In two cases per group, we quantified the percentage of AM co-expressing both M1 and M2 markers using confocal microscopic images. We found that the percentage of AM expressing both M1 and M2 markers was 95% (range 89–100) in severe COPD, 63% (range 50–76) in moderate COPD, 35% (range 20–50) in smokers without COPD and 0 (range 0–0) in donors. Confocal analysis shows that there are also macrophages showing only M1 polarization or only M2 polarization.

Of interest, cessation of smoking significantly decreased the expression of iNOS but not of CD206 (Additional file 1: Figure S2). Indeed, when all smokers (with and without COPD) were considered together, ex-smokers had a lower percentage of iNOS+ AM compared to current smokers (p = 0.028). However, when analysed separately in the different subject groups, this difference remained statistically significant only in moderate COPD (p < 0.05) and in smokers without COPD (p < 0.01), but not in severe COPD, where the disease is fully established.

The expression of iNOS with smoking exposure and disease progression increased in parallel with the expression of TNF-α (r = 0.52; p = 0.002) (Additional file 1: Figure S3). Similarly, the percentage of CD206+ AM was paralleled by increased percentage of AM expressing IL-4 (r = 0.64; p = 0.004) and IL-13 (r = 0.55; p = 0.012) (Additional file 1: Figure S4 A and B), indicating that both M1 and M2 AM were likely active in their functions.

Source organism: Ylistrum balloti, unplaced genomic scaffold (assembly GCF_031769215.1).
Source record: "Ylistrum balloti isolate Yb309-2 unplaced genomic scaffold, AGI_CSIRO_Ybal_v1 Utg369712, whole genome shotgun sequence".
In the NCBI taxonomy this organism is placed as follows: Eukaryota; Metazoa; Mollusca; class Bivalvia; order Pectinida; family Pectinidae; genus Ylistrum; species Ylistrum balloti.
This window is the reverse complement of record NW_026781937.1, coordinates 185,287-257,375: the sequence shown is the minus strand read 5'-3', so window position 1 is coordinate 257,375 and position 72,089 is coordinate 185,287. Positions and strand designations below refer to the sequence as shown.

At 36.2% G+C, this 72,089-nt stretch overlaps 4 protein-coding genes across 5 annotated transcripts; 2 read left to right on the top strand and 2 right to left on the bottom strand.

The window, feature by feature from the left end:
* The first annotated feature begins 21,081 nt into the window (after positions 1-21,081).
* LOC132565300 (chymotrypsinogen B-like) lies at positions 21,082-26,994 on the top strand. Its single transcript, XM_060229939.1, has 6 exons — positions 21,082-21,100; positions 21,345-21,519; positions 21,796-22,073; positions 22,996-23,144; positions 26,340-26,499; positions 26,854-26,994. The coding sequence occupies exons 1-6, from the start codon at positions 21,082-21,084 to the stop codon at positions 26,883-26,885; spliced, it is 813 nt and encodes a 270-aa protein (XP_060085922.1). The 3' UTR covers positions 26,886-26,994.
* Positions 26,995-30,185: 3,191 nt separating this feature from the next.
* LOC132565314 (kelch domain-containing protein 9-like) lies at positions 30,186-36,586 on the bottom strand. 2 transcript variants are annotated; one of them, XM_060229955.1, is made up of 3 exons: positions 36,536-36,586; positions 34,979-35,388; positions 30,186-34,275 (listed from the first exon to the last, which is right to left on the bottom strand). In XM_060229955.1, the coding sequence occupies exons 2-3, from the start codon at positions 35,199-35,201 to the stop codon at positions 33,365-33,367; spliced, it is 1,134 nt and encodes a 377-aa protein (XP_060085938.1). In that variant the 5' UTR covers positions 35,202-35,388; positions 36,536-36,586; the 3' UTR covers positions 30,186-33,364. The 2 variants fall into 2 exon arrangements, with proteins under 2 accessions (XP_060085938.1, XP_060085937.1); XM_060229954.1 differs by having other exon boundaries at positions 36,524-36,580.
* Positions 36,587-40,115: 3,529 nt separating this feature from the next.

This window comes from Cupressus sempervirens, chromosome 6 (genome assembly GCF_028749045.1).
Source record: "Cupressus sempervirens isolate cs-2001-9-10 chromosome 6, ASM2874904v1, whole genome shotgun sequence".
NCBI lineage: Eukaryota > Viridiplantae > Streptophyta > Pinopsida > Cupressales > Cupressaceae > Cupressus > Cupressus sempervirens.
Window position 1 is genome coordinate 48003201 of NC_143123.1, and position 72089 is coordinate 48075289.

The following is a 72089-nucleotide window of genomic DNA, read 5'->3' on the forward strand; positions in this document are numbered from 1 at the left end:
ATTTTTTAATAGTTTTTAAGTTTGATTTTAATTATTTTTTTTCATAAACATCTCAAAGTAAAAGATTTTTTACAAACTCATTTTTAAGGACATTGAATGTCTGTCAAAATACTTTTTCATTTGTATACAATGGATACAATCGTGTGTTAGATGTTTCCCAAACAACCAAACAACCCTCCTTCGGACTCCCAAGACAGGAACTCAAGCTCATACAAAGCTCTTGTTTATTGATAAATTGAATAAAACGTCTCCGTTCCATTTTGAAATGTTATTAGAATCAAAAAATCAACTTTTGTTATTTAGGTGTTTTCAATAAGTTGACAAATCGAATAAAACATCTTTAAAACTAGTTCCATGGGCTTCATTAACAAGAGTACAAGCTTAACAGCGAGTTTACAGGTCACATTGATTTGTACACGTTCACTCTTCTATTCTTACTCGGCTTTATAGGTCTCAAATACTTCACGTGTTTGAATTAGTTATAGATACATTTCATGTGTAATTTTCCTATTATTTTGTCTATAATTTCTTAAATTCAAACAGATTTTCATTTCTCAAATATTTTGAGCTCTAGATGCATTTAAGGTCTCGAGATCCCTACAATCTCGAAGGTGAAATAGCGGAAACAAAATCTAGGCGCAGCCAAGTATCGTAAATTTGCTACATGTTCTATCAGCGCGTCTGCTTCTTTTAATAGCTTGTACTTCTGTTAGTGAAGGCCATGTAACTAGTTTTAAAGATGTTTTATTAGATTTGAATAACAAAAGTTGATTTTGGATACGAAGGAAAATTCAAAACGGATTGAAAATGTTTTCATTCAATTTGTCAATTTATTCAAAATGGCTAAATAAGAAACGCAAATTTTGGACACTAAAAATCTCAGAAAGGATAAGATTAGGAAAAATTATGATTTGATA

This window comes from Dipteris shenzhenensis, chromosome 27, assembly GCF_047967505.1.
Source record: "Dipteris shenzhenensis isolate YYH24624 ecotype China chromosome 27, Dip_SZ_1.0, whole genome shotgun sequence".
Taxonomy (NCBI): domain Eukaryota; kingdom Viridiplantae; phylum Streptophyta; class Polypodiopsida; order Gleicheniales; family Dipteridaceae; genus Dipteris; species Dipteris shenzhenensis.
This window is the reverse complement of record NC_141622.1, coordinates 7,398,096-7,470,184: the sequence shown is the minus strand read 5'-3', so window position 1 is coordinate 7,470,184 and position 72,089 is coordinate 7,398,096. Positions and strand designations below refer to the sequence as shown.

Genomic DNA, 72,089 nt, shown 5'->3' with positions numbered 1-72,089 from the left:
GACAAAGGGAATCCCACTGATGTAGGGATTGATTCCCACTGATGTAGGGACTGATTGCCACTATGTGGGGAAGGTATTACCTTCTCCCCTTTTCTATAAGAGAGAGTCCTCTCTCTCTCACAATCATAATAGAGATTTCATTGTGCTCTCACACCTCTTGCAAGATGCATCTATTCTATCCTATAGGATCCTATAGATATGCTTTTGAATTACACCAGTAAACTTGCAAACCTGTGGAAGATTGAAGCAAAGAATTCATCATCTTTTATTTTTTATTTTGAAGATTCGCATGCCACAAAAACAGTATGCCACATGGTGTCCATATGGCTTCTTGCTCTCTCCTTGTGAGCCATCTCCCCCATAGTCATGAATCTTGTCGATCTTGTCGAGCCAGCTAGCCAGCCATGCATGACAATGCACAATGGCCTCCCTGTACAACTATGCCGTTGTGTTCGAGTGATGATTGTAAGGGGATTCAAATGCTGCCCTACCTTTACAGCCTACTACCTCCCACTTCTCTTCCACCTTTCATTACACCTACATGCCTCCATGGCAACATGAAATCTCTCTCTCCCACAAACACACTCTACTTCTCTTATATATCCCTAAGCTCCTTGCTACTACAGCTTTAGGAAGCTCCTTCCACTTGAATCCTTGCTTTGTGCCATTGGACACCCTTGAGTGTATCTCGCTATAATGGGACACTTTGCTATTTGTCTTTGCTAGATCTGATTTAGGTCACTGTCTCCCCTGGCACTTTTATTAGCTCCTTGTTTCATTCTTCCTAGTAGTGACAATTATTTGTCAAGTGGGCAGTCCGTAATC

When we examined the relationship between AM polarization and lung function, we found that the percentage of AM expressing iNOS was correlated with the severity of airflow obstruction measured by the FEV1/FVC% (r = −0.67, p < 0.0001) (Fig. 6). A similar correlation was observed for CD206+ AM (r = −0.44, p = 0.003).
Fig. 6

Relationship between M1 alveolar macrophages and lung function. Correlation between percentage of M1 (iNOS+) alveolar macrophages and FEV1/FVC (%) in all the subjects of the study, excluding donors who did not have lung function. Spearman rank correlation r = −0.67 and p < 0.0001

Discussion